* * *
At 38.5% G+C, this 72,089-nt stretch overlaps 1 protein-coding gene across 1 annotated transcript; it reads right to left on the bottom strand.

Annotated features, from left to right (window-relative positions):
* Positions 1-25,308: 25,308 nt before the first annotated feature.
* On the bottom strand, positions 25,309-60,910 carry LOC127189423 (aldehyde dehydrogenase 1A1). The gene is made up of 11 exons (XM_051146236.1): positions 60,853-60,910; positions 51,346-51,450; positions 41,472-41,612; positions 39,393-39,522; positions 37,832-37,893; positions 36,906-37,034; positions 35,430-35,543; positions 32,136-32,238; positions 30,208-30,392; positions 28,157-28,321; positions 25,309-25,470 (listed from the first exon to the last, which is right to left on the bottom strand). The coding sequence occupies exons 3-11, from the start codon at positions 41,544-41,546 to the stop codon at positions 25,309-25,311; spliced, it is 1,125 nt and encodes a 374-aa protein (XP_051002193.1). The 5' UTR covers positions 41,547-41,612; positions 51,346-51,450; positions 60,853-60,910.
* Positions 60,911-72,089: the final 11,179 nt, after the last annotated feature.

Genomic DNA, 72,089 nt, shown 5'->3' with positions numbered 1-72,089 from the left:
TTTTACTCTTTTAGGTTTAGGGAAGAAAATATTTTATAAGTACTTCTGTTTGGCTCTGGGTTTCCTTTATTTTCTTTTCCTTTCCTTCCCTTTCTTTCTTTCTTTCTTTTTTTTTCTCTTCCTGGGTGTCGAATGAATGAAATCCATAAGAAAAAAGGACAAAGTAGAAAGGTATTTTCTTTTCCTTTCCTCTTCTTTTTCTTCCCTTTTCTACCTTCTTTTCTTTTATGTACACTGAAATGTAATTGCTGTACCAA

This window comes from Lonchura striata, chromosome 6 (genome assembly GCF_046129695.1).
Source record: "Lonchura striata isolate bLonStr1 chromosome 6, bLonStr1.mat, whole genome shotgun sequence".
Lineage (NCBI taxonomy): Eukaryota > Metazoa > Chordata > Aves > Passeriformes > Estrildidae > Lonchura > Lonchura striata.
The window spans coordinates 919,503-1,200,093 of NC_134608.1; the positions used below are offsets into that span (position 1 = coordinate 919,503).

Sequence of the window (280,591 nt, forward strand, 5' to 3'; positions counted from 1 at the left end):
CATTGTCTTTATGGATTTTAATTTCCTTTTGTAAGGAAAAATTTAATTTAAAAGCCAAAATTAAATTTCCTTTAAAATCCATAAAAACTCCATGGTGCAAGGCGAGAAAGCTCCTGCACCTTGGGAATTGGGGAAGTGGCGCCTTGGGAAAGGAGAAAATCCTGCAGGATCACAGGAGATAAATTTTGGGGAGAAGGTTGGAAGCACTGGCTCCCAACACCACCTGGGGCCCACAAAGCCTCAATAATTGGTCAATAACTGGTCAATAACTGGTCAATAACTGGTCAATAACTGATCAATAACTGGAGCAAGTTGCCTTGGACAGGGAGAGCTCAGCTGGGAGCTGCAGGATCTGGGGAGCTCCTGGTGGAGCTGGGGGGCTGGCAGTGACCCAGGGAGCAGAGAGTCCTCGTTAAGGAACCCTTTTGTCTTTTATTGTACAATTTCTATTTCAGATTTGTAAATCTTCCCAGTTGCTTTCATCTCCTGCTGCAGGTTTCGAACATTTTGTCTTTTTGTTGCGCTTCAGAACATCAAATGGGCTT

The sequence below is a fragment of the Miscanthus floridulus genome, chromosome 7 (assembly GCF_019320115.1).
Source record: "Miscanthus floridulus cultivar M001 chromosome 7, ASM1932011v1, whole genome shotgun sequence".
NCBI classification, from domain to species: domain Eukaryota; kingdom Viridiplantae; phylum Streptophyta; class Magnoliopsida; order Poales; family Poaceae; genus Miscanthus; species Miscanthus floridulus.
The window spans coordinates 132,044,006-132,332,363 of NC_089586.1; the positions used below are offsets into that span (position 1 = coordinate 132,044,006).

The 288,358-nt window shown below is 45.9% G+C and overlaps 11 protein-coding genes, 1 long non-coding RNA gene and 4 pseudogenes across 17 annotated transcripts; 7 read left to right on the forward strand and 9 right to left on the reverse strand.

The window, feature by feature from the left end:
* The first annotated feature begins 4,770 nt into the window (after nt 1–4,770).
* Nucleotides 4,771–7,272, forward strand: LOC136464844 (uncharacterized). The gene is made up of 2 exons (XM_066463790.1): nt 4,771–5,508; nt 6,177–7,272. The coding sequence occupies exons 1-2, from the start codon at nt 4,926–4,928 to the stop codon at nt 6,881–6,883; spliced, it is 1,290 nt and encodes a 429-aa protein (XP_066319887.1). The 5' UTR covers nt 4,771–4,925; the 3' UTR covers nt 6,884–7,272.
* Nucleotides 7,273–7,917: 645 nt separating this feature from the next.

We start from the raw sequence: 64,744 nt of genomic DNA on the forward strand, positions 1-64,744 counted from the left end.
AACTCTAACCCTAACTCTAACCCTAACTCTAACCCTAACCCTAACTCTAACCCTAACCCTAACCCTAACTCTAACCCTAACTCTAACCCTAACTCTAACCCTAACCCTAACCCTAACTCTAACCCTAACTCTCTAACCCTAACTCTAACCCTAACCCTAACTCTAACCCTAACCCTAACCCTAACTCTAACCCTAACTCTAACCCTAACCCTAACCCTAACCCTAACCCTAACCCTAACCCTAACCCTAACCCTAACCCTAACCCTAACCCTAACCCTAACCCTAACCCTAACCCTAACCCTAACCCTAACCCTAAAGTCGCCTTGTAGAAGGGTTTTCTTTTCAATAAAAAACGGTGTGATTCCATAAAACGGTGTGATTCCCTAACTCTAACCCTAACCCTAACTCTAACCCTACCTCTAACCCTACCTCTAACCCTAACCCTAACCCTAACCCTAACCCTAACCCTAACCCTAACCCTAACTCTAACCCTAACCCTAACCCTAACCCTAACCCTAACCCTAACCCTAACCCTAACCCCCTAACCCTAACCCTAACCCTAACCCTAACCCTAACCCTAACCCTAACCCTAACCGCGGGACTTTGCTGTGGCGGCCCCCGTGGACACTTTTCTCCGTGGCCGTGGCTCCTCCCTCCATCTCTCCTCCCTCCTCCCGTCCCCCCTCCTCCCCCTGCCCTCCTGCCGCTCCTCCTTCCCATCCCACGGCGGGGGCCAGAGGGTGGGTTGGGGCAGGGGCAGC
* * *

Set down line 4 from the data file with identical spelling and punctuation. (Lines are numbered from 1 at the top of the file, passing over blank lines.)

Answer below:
* On the bottom strand, positions 25,309-60,910 carry LOC127189423 (aldehyde dehydrogenase 1A1). The gene is made up of 11 exons (XM_051146236.1): positions 60,853-60,910; positions 51,346-51,450; positions 41,472-41,612; positions 39,393-39,522; positions 37,832-37,893; positions 36,906-37,034; positions 35,430-35,543; positions 32,136-32,238; positions 30,208-30,392; positions 28,157-28,321; positions 25,309-25,470 (listed from the first exon to the last, which is right to left on the bottom strand). The coding sequence occupies exons 3-11, from the start codon at positions 41,544-41,546 to the stop codon at positions 25,309-25,311; spliced, it is 1,125 nt and encodes a 374-aa protein (XP_051002193.1). The 5' UTR covers positions 41,547-41,612; positions 51,346-51,450; positions 60,853-60,910.